Growing up in Kentucky and Indiana, I saw one or two of the big “cycles” of the 17-year cicadas. Those periodical cicadas don’t live in Florida, but here we get serenaded each summer by a variety of annual cicadas which brood every year.
The dog day cicada (Tibicen canicularis or Neotibicen canicularis, depending on whom you ask) is one of Florida’s 19 annual cicada species. Cicadas are easy to hear but hard to find in the trees, so many entomologists have learned to distinguish different species by the sound of their songs. They can even be identified by what time they sing, as not all cicadas appear at the same time of year. The “dog day” cicadas (there are multiple species) tend to sing in the later, “dog days” of summer, hence the common name. Other common names include heatbug, harvestfly, or dog-day harvestfly.
The song of the dog day cicada has been described as a high-pitched whining drone which lasts about 15 seconds, reminiscent of the sound of an electric saw. The sound is produced by a pair of structures on the sides of the abdomen, called timbals (or tymbals). Only the males have these structures; females are mostly mute. Adults are typically 27-33 mm long. Both adults and nymphs feed solely on tree sap (xylem), and are harmless to humans and to gardens.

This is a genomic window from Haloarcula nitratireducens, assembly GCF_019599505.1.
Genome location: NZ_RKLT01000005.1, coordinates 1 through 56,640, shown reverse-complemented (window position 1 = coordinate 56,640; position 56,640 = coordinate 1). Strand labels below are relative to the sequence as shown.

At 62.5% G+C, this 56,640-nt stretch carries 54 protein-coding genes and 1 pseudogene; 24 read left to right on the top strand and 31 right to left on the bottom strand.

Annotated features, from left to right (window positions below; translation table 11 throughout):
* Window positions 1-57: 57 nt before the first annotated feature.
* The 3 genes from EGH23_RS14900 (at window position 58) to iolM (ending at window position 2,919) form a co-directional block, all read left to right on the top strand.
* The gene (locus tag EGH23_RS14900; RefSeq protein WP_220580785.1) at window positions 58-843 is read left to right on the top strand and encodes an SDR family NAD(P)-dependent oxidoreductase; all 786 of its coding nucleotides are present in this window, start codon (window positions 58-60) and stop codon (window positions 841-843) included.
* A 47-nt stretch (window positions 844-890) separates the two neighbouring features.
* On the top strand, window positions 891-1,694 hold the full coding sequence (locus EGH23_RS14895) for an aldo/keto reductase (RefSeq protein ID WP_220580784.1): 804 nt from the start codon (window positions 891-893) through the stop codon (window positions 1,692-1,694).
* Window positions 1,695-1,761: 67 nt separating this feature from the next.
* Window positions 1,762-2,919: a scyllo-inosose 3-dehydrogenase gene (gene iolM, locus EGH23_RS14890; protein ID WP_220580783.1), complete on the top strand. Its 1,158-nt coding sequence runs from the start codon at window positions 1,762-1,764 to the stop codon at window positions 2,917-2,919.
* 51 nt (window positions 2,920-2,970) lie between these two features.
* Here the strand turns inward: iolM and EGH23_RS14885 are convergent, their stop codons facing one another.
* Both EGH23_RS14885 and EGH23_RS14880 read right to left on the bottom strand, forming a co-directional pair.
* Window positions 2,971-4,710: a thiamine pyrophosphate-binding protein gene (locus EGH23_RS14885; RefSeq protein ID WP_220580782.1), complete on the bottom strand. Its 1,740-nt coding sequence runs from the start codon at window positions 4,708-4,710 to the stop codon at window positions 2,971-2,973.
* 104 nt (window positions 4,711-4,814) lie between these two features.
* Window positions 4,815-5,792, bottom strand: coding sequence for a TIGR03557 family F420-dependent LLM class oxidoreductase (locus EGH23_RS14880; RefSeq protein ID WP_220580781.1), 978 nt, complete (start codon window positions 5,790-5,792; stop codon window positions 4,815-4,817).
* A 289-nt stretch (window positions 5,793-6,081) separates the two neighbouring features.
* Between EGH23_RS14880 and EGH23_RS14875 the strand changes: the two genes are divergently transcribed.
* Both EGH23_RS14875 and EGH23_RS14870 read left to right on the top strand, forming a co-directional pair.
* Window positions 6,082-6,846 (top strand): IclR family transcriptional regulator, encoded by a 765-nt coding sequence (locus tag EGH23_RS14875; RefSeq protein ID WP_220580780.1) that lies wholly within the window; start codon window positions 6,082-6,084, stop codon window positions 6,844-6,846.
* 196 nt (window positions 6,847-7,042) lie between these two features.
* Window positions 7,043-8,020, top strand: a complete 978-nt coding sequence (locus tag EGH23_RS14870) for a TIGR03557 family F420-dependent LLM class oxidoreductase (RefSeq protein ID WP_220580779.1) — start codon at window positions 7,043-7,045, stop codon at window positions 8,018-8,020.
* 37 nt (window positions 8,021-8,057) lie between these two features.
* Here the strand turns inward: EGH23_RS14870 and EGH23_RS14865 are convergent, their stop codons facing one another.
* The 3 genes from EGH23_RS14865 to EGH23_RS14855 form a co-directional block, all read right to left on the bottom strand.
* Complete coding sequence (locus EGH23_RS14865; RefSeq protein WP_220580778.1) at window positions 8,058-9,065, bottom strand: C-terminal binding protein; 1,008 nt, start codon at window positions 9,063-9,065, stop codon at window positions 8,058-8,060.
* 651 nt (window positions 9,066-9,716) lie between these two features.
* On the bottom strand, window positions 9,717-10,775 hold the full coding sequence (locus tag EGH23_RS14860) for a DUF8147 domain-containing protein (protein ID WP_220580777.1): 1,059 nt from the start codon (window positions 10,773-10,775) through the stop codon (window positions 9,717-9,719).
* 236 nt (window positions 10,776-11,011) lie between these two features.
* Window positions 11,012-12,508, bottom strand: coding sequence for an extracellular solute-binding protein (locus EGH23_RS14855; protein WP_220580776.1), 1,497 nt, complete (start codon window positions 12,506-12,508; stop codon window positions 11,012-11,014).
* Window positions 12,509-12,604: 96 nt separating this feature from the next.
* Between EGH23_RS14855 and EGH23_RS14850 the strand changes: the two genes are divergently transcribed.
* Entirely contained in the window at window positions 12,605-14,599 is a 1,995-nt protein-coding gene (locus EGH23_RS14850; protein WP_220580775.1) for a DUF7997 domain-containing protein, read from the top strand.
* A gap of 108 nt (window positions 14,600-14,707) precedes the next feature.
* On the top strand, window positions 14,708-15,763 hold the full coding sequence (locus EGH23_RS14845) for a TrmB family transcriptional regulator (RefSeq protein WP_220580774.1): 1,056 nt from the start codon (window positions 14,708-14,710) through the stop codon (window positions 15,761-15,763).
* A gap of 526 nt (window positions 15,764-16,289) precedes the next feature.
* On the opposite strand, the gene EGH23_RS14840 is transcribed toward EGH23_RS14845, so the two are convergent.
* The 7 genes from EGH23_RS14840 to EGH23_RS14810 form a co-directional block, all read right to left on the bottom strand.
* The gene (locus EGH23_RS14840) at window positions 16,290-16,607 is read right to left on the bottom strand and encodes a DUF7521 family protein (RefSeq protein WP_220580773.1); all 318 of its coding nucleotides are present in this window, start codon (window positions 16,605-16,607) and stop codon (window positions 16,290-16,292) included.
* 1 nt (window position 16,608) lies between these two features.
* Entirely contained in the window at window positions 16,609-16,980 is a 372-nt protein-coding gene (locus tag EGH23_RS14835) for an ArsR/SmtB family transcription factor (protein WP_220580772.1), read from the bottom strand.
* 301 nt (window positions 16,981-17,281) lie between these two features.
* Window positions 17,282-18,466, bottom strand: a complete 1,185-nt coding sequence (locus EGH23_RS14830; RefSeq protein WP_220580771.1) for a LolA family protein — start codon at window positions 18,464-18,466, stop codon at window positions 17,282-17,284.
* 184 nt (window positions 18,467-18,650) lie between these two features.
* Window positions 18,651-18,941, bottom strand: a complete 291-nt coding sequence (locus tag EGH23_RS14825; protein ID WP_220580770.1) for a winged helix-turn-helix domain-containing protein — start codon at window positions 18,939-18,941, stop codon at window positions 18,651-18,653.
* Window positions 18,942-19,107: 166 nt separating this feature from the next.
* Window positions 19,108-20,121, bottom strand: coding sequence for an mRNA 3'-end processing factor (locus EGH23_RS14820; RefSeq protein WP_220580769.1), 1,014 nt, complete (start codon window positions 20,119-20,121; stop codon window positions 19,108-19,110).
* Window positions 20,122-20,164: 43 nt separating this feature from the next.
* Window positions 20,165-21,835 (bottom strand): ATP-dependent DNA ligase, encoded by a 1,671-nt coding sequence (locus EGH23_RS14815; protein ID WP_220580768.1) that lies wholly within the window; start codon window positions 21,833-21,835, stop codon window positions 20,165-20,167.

Eggs are laid in trees; when they hatch, the young nymphs fall to the ground and burrow downward, sometimes as far as several feet over time. They find a tree root to feed upon, and wait to emerge and molt into an adult, leaving their shells behind clinging to vegetation. This process may take a year in many species, or up to the famous 13 to 17 years of the periodical cicada (Magicicada sp.).
The University of Florida has an excellent guide to Florida cicada species.